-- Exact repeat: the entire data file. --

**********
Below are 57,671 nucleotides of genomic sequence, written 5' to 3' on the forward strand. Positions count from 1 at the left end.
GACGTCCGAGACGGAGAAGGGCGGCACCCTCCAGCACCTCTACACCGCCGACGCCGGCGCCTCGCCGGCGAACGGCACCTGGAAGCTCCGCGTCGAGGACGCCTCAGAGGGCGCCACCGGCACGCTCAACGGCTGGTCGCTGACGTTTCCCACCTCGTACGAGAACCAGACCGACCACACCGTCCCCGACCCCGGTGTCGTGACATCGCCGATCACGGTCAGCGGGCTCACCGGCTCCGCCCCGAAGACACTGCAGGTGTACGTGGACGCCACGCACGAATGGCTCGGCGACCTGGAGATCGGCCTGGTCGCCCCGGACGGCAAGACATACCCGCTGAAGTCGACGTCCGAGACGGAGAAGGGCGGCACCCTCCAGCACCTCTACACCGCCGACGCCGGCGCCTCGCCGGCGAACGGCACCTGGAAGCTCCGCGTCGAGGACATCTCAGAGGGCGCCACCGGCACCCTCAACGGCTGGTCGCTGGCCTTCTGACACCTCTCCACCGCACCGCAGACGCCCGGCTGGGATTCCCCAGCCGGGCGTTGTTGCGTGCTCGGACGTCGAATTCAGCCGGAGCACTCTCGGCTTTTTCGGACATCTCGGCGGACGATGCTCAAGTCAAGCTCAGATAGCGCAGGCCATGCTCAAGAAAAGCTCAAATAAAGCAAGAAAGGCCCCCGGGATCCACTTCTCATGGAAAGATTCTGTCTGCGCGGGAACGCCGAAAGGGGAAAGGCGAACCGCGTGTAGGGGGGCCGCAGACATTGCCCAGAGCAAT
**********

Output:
Below are 57,671 nucleotides of genomic sequence, written 5' to 3' on the forward strand. Positions count from 1 at the left end.
GACGTCCGAGACGGAGAAGGGCGGCACCCTCCAGCACCTCTACACCGCCGACGCCGGCGCCTCGCCGGCGAACGGCACCTGGAAGCTCCGCGTCGAGGACGCCTCAGAGGGCGCCACCGGCACGCTCAACGGCTGGTCGCTGACGTTTCCCACCTCGTACGAGAACCAGACCGACCACACCGTCCCCGACCCCGGTGTCGTGACATCGCCGATCACGGTCAGCGGGCTCACCGGCTCCGCCCCGAAGACACTGCAGGTGTACGTGGACGCCACGCACGAATGGCTCGGCGACCTGGAGATCGGCCTGGTCGCCCCGGACGGCAAGACATACCCGCTGAAGTCGACGTCCGAGACGGAGAAGGGCGGCACCCTCCAGCACCTCTACACCGCCGACGCCGGCGCCTCGCCGGCGAACGGCACCTGGAAGCTCCGCGTCGAGGACATCTCAGAGGGCGCCACCGGCACCCTCAACGGCTGGTCGCTGGCCTTCTGACACCTCTCCACCGCACCGCAGACGCCCGGCTGGGATTCCCCAGCCGGGCGTTGTTGCGTGCTCGGACGTCGAATTCAGCCGGAGCACTCTCGGCTTTTTCGGACATCTCGGCGGACGATGCTCAAGTCAAGCTCAGATAGCGCAGGCCATGCTCAAGAAAAGCTCAAATAAAGCAAGAAAGGCCCCCGGGATCCACTTCTCATGGAAAGATTCTGTCTGCGCGGGAACGCCGAAAGGGGAAAGGCGAACCGCGTGTAGGGGGGCCGCAGACATTGCCCAGAGCAAT